Sometimes it’s difficult to get clients to understand that when Congress gives a tax break, they impose conditions that must be met to maintain that break. That’s especially true with items such as retirement plans where some or all of the funds in there are, in the client’s view, my money that can be dealt with just like any other of my property.
In the case of Family Chiropractic Sports Injury & Rehab Clinic, Inc. v. Commissioner, TC Memo 2016-10, the taxpayer’s failure to respect the requirements to maintain a qualified retirement plan proved fatal to the hoped for tax benefits.
One of the key protections provided to qualified retirement plans relates to the anti-alienation rules. The good news is that such rules effectively insulate the assets inside the plan from the claims of creditors. But the plan must have provisions that require such protections be applied and it must actually comply with such requirements in practice.
The plan in question was an employee stock ownership plan (ESOP) for the corporation. The corporation was wholly owned by a chiropractor and both he and his wife were employees of the corporation. Both were covered by the plan and had accounts in the plan.
The plan contained the following provisions regarding protecting employee’s benefits via the anti-alienation provisions:
(a) Subject to the exceptions provided below, and as otherwise permitted by the Code and Act, no benefit which shall be payable out of the Trust Fund to any person (including a Participant or the Participant's Beneficiary) shall be subject in any manner to anticipation, alienation, sale, transfer, assignment, pledge, encumbrance, or charge, and any attempt to anticipate, alienate, sell, transfer, assign, pledge, encumber, or charge the same shall be void; and no such benefit shall in any manner be liable for, or subject to, the debts, contracts, liabilities, engagements, or torts of any such person, nor shall it be subject to attachment or legal process for or against such person, and the same shall not be recognized by the Trustee, except to such extent as may be required by law.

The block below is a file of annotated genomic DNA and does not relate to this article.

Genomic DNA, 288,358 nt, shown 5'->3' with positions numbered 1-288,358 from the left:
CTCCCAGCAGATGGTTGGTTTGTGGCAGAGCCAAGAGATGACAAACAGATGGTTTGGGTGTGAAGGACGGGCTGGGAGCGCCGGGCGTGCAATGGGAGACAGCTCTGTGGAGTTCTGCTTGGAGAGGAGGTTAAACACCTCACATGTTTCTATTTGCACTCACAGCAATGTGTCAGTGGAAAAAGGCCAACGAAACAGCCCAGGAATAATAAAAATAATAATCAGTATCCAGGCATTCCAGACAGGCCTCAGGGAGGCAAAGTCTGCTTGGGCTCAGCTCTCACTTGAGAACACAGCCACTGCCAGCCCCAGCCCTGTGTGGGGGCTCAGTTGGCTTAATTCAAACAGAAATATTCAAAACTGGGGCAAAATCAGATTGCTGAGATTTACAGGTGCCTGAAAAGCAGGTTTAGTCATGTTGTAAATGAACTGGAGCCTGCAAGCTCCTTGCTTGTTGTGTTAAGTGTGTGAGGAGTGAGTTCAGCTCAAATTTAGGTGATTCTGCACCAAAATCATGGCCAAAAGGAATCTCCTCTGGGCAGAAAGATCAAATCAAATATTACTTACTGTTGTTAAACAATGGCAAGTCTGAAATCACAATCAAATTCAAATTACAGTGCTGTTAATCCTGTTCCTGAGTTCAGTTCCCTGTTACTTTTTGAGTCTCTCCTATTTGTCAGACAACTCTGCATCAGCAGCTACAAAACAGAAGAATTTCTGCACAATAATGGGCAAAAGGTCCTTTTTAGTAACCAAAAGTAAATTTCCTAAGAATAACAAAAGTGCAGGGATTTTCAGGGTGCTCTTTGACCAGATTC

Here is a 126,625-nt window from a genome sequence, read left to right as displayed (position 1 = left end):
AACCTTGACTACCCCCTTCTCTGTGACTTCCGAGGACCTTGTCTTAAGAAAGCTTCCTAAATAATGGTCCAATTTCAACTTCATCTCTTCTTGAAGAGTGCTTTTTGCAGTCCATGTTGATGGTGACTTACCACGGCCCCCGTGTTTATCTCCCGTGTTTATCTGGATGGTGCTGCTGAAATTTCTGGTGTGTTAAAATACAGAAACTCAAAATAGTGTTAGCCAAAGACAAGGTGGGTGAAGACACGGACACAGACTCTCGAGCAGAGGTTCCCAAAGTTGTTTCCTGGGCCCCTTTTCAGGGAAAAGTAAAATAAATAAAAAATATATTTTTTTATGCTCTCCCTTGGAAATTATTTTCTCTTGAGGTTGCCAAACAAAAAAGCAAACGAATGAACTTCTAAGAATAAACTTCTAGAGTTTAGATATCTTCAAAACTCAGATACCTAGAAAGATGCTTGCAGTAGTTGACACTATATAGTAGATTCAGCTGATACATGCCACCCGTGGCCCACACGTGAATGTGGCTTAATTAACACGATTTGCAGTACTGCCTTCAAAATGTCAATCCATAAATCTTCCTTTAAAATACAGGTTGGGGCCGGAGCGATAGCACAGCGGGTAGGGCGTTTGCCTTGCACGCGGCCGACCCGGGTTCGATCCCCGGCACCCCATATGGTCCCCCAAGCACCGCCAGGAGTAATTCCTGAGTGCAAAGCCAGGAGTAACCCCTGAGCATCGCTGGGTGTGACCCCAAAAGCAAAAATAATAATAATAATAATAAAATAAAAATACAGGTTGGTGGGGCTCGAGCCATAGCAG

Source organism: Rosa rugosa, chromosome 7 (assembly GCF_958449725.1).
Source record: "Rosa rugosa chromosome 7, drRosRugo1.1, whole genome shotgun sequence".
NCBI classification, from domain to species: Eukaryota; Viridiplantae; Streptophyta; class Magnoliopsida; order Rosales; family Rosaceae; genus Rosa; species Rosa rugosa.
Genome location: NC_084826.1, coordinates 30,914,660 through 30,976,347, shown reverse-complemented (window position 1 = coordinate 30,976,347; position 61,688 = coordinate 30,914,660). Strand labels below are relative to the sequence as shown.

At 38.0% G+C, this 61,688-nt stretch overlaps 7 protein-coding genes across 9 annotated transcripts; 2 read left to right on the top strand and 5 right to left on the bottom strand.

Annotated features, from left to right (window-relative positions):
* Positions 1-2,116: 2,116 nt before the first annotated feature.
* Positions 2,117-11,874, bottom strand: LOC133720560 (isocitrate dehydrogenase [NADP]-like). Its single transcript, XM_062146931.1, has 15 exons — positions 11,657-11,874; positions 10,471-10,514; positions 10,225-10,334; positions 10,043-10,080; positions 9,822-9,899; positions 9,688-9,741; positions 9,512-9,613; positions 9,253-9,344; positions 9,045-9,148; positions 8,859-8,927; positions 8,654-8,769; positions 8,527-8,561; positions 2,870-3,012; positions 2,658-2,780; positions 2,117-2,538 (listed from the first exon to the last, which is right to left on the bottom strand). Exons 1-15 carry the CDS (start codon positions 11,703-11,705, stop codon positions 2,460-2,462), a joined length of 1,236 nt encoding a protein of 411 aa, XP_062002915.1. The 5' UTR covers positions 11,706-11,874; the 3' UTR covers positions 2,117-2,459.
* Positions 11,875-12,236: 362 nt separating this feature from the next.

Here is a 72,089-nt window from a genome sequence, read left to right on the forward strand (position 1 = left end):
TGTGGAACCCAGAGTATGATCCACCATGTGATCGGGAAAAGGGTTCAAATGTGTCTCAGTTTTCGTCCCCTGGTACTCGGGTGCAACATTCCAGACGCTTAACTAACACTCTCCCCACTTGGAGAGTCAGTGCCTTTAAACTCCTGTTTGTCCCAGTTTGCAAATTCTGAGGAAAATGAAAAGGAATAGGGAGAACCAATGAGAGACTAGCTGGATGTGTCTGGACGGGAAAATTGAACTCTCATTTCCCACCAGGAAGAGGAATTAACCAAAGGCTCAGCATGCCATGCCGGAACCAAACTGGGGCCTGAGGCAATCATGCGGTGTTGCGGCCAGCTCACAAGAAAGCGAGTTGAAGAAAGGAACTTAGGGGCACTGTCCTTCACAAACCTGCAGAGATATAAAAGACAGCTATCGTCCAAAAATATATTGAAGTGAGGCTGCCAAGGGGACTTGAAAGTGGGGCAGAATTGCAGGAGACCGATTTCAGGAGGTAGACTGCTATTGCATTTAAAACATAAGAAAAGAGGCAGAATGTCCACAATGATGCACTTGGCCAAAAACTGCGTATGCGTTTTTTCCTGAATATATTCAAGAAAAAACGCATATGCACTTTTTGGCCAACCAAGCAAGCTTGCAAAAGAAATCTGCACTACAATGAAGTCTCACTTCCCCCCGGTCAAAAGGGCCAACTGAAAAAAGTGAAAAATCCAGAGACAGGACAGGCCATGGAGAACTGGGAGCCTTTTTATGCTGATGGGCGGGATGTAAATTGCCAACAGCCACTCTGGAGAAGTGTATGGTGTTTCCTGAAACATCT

(b) Subsection (a) shall not apply to a "qualified domestic relations order" defined in Code Section 414(p), and those other domestic relations orders permitted to be so treated by the Administrator under the provisions of the Retirement Equity Act of 1984. The Administrator shall establish a written procedure to determine the qualified status of domestic relations orders and to administer distributions under such qualified orders. Further, to the extent provided under a "qualified domestic relations order," a former spouse of a Participant shall be treated as the spouse or surviving spouse for all purposes under the Plan.
Eventually the marriage soured and the parties were divorced. One of the steps that has to be undertaken when unwinding a marriage is dividing up the property in question, and this is where the problems began for the plan.